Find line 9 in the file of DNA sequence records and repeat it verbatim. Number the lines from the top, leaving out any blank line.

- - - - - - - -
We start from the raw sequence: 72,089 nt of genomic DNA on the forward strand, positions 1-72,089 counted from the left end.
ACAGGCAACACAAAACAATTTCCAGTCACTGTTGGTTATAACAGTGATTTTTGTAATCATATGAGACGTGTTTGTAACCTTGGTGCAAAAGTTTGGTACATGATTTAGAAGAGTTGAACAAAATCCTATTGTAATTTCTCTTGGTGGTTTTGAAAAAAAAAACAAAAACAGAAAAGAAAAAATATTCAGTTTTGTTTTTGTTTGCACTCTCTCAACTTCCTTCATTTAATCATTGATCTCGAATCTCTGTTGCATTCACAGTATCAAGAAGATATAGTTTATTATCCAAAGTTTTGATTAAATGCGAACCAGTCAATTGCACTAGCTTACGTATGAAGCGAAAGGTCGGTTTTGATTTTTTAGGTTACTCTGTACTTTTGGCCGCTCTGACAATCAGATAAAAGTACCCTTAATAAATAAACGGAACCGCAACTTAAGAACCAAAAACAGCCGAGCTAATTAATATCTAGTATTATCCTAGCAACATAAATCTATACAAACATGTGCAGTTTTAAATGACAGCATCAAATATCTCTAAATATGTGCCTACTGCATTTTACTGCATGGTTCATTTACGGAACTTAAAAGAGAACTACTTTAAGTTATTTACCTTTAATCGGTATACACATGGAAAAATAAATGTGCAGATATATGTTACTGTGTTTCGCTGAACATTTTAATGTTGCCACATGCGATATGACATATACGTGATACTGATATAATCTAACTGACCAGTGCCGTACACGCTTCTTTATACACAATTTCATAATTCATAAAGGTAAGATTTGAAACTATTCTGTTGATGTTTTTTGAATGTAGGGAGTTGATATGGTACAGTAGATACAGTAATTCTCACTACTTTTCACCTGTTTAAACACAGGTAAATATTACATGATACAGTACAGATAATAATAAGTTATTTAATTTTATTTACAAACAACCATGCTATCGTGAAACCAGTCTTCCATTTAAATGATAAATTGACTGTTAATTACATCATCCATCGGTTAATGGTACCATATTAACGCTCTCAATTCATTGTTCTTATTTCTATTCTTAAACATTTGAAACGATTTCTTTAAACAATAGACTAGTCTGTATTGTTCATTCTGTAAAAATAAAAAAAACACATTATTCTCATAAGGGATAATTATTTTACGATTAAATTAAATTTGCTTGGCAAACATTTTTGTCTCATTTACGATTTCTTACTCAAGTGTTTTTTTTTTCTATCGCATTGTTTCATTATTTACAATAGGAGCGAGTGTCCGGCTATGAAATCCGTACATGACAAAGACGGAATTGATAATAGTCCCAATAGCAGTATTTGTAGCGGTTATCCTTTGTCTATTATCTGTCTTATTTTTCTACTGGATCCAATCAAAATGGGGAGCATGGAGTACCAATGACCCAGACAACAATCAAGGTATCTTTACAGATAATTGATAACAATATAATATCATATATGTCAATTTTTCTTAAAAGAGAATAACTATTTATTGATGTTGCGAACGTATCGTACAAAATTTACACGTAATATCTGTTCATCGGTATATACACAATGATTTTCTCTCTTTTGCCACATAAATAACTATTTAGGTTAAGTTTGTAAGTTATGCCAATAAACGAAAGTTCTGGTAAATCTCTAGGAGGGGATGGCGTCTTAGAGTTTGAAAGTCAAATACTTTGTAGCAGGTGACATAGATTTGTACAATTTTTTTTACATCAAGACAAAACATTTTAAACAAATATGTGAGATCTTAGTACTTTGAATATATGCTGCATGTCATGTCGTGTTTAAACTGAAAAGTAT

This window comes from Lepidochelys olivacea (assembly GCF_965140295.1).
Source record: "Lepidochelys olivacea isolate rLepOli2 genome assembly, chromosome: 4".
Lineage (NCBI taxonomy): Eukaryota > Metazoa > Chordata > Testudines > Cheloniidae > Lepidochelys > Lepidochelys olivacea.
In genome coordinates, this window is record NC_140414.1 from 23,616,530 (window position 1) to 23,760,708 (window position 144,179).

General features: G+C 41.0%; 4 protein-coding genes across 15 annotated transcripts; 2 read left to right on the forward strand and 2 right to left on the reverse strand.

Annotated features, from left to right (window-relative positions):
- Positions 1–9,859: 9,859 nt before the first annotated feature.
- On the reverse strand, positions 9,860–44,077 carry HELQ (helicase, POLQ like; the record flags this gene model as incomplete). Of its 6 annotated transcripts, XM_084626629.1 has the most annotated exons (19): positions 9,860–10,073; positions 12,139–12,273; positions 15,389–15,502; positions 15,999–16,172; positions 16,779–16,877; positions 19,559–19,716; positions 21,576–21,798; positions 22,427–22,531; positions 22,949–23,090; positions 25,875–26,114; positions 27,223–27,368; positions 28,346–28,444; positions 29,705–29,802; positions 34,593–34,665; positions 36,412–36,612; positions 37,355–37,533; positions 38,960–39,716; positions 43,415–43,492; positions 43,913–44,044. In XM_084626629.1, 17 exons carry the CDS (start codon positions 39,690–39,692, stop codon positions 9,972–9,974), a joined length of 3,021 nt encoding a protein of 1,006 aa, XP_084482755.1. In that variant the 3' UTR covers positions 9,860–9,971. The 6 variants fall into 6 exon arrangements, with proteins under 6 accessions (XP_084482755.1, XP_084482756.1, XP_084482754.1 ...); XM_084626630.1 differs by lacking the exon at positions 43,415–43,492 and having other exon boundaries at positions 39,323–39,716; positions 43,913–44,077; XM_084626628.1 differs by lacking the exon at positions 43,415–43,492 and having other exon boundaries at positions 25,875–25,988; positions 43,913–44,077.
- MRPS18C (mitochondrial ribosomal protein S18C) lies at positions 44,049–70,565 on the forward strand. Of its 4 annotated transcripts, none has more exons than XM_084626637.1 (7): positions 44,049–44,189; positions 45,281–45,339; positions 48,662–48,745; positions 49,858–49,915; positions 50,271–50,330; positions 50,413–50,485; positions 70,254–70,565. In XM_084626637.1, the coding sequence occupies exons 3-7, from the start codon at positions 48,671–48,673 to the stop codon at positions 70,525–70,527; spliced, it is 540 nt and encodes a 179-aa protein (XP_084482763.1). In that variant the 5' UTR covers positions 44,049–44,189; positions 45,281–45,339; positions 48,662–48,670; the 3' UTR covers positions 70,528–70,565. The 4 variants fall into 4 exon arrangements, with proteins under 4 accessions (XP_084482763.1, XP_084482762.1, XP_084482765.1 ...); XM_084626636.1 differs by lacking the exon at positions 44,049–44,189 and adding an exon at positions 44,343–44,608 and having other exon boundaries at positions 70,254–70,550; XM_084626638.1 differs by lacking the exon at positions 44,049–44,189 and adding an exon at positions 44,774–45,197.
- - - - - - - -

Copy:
- Positions 1–9,859: 9,859 nt before the first annotated feature.